Time-sharing

timesharingtime sharingtime-sharing system
DEC TSS-8 → RSTS-11, RSX-11 → VAX/VMS. English Electric KDF9 COTAN (Culham Online Task Activation Network). HP 2000 Time-Shared BASIC. HP 3000 series. IBM CALL/360, CALL/OS - using IBM System/360 Model 50. IBM CP-40 → CP-67 → CP-370 → CP/CMS → VM/CMS. IBM TSO for OS/MVT → for OS/VS2 → for MVS → for z/OS. IBM TSS/360 → TSS/370. ICT 1900 series GEORGE 3 MOP (Multiple Online Programming). International Timesharing Corporation on dual CDC 3300 systems. MIT CTSS → MULTICS (MIT / GE / Bell Labs) → Unix. MIT Time-sharing System for the DEC PDP-1 → ITS. McGill University MUSIC → IBM MUSIC/SP. Michigan Terminal System, on the IBM S/360-67, S/370, and successors.

Parallels Workstation

Linux or MAC OS X virtualizationParallels
The hypervisor directly controls some of the host machine's hardware resources and provides an interface to it for both virtual machine monitors and primary OS. This allows virtualization software to reduce overhead. Parallels Workstation's hypervisor also supports hardware virtualization technologies like Intel VT-x and AMD-V. Parallels Workstation is a hardware emulation virtualization software, in which a virtual machine engine enables each virtual machine to work with its own processor, RAM, floppy drive, CD drive, I/O devices, and hard disk – everything a physical computer contains.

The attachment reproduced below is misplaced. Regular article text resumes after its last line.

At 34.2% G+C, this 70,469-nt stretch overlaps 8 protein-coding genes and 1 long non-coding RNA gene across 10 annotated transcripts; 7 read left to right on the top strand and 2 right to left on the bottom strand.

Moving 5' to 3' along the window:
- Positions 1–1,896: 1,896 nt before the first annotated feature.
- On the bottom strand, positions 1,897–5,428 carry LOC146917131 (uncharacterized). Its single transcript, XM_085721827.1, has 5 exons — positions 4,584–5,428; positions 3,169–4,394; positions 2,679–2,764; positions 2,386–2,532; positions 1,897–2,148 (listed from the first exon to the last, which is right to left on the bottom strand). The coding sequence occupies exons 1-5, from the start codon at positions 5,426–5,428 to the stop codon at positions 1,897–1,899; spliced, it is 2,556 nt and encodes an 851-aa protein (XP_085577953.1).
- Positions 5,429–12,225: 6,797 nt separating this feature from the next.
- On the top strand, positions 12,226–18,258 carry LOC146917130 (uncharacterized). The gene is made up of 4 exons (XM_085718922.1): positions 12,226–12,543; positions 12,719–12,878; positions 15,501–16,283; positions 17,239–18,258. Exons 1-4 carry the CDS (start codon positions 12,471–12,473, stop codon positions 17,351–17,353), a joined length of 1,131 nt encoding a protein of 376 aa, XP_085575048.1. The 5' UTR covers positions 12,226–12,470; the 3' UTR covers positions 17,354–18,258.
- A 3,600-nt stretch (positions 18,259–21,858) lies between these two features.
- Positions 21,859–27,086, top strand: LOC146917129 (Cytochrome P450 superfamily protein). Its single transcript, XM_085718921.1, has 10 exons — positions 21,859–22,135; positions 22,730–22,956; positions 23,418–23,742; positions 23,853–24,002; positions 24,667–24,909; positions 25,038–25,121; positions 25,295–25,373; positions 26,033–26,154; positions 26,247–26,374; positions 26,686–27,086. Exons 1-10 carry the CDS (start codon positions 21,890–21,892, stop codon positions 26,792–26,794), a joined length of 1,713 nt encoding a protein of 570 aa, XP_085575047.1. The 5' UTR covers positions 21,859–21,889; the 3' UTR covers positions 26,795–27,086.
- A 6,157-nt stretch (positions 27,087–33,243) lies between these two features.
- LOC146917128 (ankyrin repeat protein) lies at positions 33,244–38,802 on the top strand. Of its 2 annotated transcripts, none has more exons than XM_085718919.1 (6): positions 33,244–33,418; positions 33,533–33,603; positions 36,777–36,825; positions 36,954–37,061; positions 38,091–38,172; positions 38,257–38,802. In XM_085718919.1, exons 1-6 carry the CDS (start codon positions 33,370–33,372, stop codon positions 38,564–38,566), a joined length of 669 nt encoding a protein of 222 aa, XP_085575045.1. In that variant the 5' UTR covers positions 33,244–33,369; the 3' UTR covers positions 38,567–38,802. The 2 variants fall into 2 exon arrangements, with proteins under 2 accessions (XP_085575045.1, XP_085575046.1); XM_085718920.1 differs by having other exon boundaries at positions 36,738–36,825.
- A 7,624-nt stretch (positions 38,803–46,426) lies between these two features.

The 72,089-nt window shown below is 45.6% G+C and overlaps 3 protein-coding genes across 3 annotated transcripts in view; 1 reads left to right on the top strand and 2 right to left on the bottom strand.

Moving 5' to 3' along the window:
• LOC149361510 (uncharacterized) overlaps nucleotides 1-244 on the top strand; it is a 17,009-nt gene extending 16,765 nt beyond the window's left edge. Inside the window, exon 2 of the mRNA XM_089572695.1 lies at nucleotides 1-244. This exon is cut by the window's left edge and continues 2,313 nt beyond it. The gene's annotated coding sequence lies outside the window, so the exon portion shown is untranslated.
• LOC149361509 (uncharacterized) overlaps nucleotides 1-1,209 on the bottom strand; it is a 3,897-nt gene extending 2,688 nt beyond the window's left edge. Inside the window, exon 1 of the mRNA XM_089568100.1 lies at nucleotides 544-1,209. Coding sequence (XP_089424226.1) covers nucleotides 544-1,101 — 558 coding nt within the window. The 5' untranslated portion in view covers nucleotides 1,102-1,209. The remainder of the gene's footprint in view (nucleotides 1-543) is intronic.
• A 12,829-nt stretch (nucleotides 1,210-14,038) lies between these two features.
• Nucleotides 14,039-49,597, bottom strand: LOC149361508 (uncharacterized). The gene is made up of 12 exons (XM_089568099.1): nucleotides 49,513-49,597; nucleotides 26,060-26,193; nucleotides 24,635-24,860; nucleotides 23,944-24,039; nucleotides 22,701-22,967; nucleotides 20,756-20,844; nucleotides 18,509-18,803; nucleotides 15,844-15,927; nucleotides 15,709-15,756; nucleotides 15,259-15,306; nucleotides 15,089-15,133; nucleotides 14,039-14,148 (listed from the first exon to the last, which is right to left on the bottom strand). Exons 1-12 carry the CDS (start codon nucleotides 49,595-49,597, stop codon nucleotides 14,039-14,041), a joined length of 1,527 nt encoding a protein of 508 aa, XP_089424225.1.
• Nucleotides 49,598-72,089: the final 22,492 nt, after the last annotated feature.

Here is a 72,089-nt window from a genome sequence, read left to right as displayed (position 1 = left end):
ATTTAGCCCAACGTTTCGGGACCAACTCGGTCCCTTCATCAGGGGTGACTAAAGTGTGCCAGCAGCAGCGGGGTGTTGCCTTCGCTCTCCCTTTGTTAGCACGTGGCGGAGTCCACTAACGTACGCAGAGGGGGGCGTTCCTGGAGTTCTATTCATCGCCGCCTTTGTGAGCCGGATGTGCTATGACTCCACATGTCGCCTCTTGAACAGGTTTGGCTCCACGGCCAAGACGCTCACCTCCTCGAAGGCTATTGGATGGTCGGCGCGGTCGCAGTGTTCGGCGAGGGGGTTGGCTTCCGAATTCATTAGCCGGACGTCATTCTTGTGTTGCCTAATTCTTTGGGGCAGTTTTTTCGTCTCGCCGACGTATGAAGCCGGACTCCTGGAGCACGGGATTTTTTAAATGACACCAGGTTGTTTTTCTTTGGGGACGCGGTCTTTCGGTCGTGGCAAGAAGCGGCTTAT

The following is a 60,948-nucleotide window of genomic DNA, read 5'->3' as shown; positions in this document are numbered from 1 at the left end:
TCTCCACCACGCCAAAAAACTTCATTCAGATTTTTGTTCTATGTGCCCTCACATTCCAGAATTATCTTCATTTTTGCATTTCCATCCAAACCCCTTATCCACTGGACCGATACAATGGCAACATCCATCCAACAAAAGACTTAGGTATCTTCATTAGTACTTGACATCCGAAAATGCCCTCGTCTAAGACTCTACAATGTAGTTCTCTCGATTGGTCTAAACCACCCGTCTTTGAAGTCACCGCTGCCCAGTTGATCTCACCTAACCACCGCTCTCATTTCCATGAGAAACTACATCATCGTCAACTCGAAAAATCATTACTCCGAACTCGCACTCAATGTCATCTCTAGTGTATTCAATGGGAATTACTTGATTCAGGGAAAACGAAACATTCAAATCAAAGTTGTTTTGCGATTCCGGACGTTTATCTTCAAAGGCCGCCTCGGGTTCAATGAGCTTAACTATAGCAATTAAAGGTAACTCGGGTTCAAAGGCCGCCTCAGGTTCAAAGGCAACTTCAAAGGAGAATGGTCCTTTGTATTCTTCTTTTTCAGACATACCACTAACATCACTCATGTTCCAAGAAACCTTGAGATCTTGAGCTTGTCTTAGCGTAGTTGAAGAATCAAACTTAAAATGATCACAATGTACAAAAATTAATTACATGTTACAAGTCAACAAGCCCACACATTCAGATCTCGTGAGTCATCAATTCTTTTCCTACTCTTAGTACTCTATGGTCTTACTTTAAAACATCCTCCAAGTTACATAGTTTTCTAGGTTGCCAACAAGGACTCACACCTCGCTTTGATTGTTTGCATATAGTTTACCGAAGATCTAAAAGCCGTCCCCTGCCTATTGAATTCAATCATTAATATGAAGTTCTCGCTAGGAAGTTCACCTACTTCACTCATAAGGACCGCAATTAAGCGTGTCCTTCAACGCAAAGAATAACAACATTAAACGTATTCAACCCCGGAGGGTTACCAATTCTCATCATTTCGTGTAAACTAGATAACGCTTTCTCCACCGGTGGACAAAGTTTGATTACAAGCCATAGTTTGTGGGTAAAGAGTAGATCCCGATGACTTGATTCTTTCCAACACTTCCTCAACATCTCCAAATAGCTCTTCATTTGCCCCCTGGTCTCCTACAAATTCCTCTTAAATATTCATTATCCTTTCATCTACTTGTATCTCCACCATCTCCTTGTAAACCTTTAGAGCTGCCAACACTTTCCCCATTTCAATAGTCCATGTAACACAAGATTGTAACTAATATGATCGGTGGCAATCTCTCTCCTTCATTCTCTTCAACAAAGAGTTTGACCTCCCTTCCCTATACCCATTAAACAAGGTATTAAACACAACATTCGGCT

VMware Workstation

VMWareWorkstation
Ready-made Linux VMs set up for different purposes are available from several sources. VMware Workstation supports bridging existing host network adapters and sharing physical disk drives and USB devices with a virtual machine. It can simulate disk drives; an ISO image file can be mounted as a virtual optical disc drive, and virtual hard disk drives are implemented as .vmdk files. VMware Workstation Pro can save the state of a virtual machine (a "snapshot") at any instant. These snapshots can later be restored, effectively returning the virtual machine to the saved state, as it was and free from any post-snapshot damage to the VM.

VirtualBox

Oracle VirtualBoxVDIPortable-VirtualBox
Virtual machine groups — allows management of a group of virtual machines as a single unit (power them on or off, take snapshots, etc.). Some VM settings can be altered during VM execution. Support up to 36 NICs in case of the ICH9 chipset. Support for limiting network I/O bandwidth. Can automatically run VMs on host system startup (except on Windows hosts). Since version 4.3. VM video-capture support. Host touch device support (GUI passes host touch events to guest)/USB virtualization of such devices. Since version 5.0. Paravirtualization support for Windows and Linux guests to improve time-keeping accuracy and performance. USB3 controller based on Intel's hardware implementation.